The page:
LIFE INSURANCE: DON'T PUT IT OFF
TERRY SAVAGE email@example.com Aug 6, 2009
Depending on your need for money, life insurance could either be an expensive burden or a bargain.
Updated: May 3, 2013 12:15PM
Q. How long can I postpone buying life insurance, and what kind should I buy?
A.You can postpone buying life insurance as long as you are certain you can postpone your death! Seriously, life insurance isn't pleasant to think about -- not only because it tends to be complicated, but because it forces us to think about our own mortality.
Not everyone needs life insurance. If you have no one depending on your income (or the value of the services you provide as a homemaker), then you've eliminated one of the major reasons for buying insurance.
Your savings will pay for your burial expenses. And any unsecured debts will be wiped out when you die.
Some people buy life insurance so they can leave money to a worthy cause, or a dear friend. But realistically, if you don't have money to leave them in your estate plan, the cost of the insurance premiums might be prohibitive.
There are many reasons to re-evaluate your life insurance needs. As job losses mount, people realize their company-paid life insurance policy may not be portable. Even retirees are considering more life insurance, as they look at the shrinking value of their investments.
There is one reason that even wealthy people buy life insurance -- and that reason is becoming more significant these days. While estate taxes are currently at the lowest level in decades -- and scheduled to disappear completely in 2010 -- you can be sure Congress will be taking a second look in the coming months.
If estate taxes do increase, then properly titled life insurance can provide cash to pay any estate taxes due upon death. (For estate tax purposes, title to the policy is held by an irrevocable insurance trust, not by the insured, thus keeping the proceeds out of the taxable estate.)
Wealthy people are already starting to buy more life insurance. And that is one reason premiums are starting to rise. Many of the most competitive term insurance companies have already raised premiums 10 percent to 15 percent -- and more are expected to follow.
Part of the reason for higher premiums is that insurance companies need to rebuild their capital base -- and their investment returns have been dismal. The best companies have huge reserves, so there is little reason to worry about their ability to provide coverage. But the combination of rising demand for insurance for estate liquidity and insurance company efforts to rebuild their asset base is pushing premiums higher. That means you should buy now -- if you have a real need for insurance.
Some people use life insurance as an investment vehicle, putting in more cash than is needed to actually provide the death benefit. This "extra" cash grows on a tax-deferred basis and can either be borrowed out, withdrawn or used to pay premiums in later years, depending on how the policy is structured.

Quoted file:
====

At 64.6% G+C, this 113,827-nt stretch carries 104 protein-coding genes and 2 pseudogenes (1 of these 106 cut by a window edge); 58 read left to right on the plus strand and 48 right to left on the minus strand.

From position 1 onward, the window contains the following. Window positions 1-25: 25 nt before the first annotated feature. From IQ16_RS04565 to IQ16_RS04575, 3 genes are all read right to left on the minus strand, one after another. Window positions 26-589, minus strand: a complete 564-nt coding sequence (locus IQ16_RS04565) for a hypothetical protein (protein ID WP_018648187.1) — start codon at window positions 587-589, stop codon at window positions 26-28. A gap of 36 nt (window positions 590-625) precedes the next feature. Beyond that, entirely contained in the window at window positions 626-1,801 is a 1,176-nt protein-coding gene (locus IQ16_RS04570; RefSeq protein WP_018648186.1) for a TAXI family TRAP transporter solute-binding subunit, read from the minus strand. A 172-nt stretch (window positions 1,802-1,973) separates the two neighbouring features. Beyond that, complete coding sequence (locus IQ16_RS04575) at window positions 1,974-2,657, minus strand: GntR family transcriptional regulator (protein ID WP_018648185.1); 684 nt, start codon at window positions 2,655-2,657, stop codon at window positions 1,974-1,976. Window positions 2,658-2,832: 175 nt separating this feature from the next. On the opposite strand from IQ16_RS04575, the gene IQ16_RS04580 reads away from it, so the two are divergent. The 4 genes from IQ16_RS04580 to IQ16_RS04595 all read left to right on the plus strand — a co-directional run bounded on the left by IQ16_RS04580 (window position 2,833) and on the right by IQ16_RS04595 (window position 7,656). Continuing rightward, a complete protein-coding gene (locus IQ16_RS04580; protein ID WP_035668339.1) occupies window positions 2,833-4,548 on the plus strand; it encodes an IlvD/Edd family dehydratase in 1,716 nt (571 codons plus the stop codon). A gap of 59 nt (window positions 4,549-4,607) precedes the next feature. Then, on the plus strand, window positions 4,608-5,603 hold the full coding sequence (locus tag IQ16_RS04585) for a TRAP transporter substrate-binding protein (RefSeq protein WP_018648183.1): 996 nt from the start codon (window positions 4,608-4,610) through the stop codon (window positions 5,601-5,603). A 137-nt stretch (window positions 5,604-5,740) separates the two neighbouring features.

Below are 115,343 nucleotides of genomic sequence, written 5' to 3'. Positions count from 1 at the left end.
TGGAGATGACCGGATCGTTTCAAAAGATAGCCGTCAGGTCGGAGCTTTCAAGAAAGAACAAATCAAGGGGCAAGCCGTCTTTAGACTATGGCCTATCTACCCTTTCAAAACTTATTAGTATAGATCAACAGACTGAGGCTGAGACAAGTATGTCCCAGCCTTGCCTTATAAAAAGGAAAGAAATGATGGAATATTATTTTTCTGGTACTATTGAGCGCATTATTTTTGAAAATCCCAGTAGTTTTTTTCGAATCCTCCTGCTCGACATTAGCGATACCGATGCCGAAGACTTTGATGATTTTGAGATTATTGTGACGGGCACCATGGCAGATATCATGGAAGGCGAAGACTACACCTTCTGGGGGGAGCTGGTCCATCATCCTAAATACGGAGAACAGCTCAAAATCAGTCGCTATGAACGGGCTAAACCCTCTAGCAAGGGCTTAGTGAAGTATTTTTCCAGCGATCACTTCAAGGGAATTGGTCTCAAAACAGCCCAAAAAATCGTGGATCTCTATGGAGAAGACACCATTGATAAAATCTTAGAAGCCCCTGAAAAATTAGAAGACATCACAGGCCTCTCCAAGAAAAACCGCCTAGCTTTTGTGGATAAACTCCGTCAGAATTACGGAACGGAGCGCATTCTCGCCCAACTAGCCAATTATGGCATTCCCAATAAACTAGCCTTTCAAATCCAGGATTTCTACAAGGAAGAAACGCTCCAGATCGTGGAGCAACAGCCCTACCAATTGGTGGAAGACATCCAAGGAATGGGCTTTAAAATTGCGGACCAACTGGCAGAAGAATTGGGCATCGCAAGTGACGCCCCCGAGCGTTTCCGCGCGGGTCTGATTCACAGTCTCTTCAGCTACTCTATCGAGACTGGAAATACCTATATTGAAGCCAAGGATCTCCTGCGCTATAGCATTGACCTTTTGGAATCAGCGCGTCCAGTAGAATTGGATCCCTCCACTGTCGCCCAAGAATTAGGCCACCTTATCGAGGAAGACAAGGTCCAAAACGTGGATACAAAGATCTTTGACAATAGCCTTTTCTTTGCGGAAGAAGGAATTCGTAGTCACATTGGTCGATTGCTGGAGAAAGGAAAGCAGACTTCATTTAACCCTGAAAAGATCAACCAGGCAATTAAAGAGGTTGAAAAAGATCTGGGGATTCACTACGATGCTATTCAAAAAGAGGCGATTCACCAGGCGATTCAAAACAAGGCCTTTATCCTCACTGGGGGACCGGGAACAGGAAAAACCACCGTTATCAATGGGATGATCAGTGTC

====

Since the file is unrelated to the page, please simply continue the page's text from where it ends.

But for most younger people, simple term insurance is the least expensive. It can be purchased on a "level" basis -- meaning the premiums are guaranteed not to rise for a period of 10 or 20 or even 30 years. I used AccuQuote.com to get the following prices for a half-million-dollar policy of 20-year level term:
At age 40, a man in the top preferred (non-smoker) category could buy this half-million-dollar, level-term policy for $360 a year. A woman would pay less -- only $310 a year.
Waiting can cost you money. At age 55, the 20-year level premium would be $1,495 a year for a man, and $1,125 for a woman.
And you can still buy this insurance at age 65, though it is more expensive -- $5,015 a year for a man, $3,185 for a woman.
Depending on your need for money -- either to provide for a survivor or to pay for estate taxes, life insurance could either be an expensive burden -- or a bargain.
Says Byron Udell, founder and CEO of AccuQuote.com:
"Life insurance plays an even more important role in a family's financial plan today than it did just one year ago. Why? Because if these people were to die today, their families would be a lot worse off than if these declines in net worth had not occurred. Life insurance continues to be the easiest and least-expensive way to replace these lost assets in the event of a premature death of the breadwinner."
Two things remain sure in life -- death and taxes. Will your family have the appropriate coverage for those two certainties? Not unless you're willing to make a plan in advance. That's the Savage Truth.HOW YOU CAN PICK TERRY'S BRAIN
To celebrate the 20th anniversary of my Chicago Sun-Times column, I'll be responding to your most frequently asked questions on a regular basis. Of course, you always can submit individual questions on my Sun-Times blog reached on the home page at www.TerrySavage.com.